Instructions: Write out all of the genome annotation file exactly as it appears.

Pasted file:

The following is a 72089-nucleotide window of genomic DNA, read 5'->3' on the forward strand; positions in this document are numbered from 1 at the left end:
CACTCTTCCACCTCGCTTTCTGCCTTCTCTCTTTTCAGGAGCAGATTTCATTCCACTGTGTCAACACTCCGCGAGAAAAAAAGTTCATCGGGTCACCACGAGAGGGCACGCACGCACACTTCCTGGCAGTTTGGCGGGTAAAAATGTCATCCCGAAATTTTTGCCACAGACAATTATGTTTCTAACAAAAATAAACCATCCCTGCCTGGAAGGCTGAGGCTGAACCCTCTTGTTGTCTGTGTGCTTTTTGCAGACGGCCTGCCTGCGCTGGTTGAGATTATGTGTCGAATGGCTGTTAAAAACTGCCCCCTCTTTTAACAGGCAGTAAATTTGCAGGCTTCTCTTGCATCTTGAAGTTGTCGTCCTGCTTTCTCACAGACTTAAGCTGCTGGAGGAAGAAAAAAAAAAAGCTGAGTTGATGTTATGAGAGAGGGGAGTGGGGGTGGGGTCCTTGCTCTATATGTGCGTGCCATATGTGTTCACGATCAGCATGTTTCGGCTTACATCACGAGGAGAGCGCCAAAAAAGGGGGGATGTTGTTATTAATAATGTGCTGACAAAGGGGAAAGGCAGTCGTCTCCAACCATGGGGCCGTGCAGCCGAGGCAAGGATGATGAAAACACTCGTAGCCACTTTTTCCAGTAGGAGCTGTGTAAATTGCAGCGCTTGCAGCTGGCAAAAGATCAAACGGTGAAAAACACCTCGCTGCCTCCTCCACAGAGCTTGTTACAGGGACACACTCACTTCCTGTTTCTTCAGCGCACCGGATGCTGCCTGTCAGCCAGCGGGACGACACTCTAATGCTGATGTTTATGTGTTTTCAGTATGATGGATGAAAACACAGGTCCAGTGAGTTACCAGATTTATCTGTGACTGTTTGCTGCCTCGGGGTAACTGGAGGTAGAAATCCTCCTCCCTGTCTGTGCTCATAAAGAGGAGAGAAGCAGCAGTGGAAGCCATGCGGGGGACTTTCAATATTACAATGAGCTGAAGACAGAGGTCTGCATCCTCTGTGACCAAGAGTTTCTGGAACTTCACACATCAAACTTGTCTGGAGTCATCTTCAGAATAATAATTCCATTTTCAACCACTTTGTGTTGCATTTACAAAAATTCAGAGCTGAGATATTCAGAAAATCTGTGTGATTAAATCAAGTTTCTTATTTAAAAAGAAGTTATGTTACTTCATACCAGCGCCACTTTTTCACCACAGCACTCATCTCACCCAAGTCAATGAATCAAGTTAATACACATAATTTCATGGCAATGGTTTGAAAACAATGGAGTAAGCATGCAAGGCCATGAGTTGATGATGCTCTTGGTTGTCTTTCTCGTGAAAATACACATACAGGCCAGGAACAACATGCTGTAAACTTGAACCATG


The following is a 72089-nucleotide window of genomic DNA, read 5'->3' on the forward strand; positions in this document are numbered from 1 at the left end:
CACTCTTCCACCTCGCTTTCTGCCTTCTCTCTTTTCAGGAGCAGATTTCATTCCACTGTGTCAACACTCCGCGAGAAAAAAAGTTCATCGGGTCACCACGAGAGGGCACGCACGCACACTTCCTGGCAGTTTGGCGGGTAAAAATGTCATCCCGAAATTTTTGCCACAGACAATTATGTTTCTAACAAAAATAAACCATCCCTGCCTGGAAGGCTGAGGCTGAACCCTCTTGTTGTCTGTGTGCTTTTTGCAGACGGCCTGCCTGCGCTGGTTGAGATTATGTGTCGAATGGCTGTTAAAAACTGCCCCCTCTTTTAACAGGCAGTAAATTTGCAGGCTTCTCTTGCATCTTGAAGTTGTCGTCCTGCTTTCTCACAGACTTAAGCTGCTGGAGGAAGAAAAAAAAAAAGCTGAGTTGATGTTATGAGAGAGGGGAGTGGGGGTGGGGTCCTTGCTCTATATGTGCGTGCCATATGTGTTCACGATCAGCATGTTTCGGCTTACATCACGAGGAGAGCGCCAAAAAAGGGGGGATGTTGTTATTAATAATGTGCTGACAAAGGGGAAAGGCAGTCGTCTCCAACCATGGGGCCGTGCAGCCGAGGCAAGGATGATGAAAACACTCGTAGCCACTTTTTCCAGTAGGAGCTGTGTAAATTGCAGCGCTTGCAGCTGGCAAAAGATCAAACGGTGAAAAACACCTCGCTGCCTCCTCCACAGAGCTTGTTACAGGGACACACTCACTTCCTGTTTCTTCAGCGCACCGGATGCTGCCTGTCAGCCAGCGGGACGACACTCTAATGCTGATGTTTATGTGTTTTCAGTATGATGGATGAAAACACAGGTCCAGTGAGTTACCAGATTTATCTGTGACTGTTTGCTGCCTCGGGGTAACTGGAGGTAGAAATCCTCCTCCCTGTCTGTGCTCATAAAGAGGAGAGAAGCAGCAGTGGAAGCCATGCGGGGGACTTTCAATATTACAATGAGCTGAAGACAGAGGTCTGCATCCTCTGTGACCAAGAGTTTCTGGAACTTCACACATCAAACTTGTCTGGAGTCATCTTCAGAATAATAATTCCATTTTCAACCACTTTGTGTTGCATTTACAAAAATTCAGAGCTGAGATATTCAGAAAATCTGTGTGATTAAATCAAGTTTCTTATTTAAAAAGAAGTTATGTTACTTCATACCAGCGCCACTTTTTCACCACAGCACTCATCTCACCCAAGTCAATGAATCAAGTTAATACACATAATTTCATGGCAATGGTTTGAAAACAATGGAGTAAGCATGCAAGGCCATGAGTTGATGATGCTCTTGGTTGTCTTTCTCGTGAAAATACACATACAGGCCAGGAACAACATGCTGTAAACTTGAACCATG